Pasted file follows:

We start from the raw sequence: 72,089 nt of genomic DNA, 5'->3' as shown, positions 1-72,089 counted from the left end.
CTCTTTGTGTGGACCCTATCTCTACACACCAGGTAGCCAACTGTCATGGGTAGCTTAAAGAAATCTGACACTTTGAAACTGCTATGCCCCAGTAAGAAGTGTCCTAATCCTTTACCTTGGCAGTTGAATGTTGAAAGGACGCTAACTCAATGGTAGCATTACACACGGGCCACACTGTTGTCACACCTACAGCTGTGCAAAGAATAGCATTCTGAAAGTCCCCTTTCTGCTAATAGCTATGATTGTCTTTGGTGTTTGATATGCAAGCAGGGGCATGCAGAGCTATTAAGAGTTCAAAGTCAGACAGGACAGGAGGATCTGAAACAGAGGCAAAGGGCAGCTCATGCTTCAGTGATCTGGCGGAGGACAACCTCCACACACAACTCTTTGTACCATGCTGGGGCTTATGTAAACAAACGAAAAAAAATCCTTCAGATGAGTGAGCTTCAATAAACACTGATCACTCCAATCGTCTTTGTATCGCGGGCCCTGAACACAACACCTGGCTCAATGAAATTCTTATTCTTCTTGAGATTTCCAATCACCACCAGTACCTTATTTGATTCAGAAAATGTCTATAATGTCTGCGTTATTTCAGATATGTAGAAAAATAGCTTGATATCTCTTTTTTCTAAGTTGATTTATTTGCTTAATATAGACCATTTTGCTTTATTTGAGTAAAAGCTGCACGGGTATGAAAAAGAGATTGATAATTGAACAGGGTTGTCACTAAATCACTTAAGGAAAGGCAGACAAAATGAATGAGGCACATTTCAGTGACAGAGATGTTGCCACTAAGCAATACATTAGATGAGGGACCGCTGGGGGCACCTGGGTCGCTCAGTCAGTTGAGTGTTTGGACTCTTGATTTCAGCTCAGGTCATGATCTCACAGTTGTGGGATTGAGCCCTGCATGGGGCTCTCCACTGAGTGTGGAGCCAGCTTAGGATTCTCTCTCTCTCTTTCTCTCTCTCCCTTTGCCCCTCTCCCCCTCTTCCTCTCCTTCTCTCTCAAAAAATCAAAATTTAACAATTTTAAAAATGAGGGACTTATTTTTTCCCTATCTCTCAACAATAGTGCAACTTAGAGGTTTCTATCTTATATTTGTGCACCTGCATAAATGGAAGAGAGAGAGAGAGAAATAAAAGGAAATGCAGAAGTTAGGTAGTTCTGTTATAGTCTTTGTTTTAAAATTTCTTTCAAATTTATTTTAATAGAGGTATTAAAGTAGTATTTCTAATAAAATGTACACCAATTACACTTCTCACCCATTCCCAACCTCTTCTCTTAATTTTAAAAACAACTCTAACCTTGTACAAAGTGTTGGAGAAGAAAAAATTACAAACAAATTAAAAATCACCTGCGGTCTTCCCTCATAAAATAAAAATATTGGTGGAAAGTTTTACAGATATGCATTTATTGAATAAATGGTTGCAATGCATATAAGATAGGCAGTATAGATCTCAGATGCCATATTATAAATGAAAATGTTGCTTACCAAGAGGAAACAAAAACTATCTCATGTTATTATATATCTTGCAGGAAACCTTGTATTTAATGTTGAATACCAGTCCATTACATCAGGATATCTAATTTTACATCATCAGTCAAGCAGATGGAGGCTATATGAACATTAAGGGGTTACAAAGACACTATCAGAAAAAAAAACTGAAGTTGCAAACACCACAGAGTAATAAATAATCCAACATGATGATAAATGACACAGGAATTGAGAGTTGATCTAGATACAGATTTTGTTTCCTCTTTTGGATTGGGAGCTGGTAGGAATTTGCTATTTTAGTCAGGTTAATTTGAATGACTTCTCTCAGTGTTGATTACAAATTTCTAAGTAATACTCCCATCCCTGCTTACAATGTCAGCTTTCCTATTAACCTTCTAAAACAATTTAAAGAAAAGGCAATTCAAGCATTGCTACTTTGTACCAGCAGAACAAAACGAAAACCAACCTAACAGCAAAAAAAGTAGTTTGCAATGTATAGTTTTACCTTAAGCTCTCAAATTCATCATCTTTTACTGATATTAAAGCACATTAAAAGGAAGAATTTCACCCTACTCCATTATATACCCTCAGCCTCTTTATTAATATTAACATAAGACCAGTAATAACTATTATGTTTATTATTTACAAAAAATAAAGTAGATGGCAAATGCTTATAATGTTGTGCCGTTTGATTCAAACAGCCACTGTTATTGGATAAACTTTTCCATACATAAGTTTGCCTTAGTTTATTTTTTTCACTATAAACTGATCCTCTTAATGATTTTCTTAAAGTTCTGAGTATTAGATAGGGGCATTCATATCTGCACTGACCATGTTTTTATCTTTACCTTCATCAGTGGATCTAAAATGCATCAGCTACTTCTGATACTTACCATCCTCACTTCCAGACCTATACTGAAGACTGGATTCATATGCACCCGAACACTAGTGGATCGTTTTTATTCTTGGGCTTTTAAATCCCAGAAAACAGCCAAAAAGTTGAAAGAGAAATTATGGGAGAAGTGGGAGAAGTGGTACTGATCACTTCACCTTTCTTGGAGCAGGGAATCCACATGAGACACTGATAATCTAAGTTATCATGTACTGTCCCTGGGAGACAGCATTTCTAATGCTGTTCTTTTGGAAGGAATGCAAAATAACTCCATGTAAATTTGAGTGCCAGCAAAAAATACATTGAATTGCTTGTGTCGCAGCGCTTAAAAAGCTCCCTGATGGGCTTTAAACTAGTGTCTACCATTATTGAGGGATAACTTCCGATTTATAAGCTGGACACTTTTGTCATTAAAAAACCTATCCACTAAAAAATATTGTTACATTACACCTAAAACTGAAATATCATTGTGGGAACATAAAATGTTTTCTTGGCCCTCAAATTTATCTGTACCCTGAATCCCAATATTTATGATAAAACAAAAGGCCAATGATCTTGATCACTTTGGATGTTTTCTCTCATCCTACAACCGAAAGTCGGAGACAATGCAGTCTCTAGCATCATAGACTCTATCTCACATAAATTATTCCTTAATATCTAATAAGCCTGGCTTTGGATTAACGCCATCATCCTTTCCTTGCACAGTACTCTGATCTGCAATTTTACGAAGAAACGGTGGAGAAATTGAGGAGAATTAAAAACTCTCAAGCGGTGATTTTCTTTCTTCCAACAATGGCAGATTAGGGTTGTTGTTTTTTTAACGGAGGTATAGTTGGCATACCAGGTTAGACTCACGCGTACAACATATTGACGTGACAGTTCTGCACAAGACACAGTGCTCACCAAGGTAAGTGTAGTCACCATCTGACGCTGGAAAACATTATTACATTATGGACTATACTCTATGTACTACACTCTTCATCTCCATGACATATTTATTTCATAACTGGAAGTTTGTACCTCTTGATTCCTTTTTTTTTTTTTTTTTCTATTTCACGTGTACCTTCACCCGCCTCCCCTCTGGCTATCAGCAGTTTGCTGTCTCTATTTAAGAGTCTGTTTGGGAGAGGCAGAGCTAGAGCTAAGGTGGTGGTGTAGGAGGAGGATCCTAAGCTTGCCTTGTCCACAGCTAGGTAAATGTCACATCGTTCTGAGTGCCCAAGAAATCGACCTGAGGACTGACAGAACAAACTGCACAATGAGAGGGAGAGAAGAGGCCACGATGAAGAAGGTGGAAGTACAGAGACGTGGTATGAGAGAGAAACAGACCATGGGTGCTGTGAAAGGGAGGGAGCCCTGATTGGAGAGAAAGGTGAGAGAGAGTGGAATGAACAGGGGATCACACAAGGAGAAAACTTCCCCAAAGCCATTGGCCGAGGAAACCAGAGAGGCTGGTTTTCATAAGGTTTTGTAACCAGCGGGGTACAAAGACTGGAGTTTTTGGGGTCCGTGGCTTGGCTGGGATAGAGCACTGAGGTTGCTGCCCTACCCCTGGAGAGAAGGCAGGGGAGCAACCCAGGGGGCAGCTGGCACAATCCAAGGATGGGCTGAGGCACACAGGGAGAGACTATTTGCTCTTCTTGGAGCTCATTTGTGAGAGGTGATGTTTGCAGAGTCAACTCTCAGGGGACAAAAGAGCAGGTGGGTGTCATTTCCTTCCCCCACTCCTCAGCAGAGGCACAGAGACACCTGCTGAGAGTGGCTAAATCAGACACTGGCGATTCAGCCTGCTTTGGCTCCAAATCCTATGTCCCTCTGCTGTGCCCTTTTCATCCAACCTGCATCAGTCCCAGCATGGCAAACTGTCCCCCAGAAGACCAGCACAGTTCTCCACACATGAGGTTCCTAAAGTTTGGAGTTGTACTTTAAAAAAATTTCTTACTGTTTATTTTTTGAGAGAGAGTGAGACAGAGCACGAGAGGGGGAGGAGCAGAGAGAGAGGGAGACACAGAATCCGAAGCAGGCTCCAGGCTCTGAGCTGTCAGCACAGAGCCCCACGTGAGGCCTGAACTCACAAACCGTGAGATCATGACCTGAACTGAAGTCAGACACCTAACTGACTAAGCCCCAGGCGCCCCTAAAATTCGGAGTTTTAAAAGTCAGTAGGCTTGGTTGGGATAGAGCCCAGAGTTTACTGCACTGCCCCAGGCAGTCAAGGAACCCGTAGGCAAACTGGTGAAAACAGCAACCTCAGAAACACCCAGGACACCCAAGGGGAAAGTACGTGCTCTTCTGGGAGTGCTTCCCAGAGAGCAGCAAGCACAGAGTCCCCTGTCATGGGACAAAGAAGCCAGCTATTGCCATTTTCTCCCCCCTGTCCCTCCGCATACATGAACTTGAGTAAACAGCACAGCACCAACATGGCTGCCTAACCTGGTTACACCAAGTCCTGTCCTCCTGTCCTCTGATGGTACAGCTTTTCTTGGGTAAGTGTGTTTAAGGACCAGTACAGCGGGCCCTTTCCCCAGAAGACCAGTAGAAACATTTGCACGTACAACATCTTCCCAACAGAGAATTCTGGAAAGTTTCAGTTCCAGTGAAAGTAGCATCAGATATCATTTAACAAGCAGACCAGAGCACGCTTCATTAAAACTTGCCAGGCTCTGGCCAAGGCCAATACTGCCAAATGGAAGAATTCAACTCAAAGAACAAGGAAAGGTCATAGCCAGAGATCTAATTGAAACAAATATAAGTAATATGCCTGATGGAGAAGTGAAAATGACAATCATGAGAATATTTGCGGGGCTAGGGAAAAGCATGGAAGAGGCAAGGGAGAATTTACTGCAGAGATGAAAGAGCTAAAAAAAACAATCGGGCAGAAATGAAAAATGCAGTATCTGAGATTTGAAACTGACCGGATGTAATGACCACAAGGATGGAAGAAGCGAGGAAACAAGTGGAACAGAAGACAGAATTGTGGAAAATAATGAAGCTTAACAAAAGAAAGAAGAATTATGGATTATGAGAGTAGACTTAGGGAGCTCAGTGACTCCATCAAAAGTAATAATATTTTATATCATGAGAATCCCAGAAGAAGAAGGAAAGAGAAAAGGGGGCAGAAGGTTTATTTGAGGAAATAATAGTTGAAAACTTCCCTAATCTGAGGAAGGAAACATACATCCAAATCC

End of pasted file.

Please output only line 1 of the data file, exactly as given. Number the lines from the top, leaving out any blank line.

We start from the raw sequence: 72,089 nt of genomic DNA, 5'->3' as shown, positions 1-72,089 counted from the left end.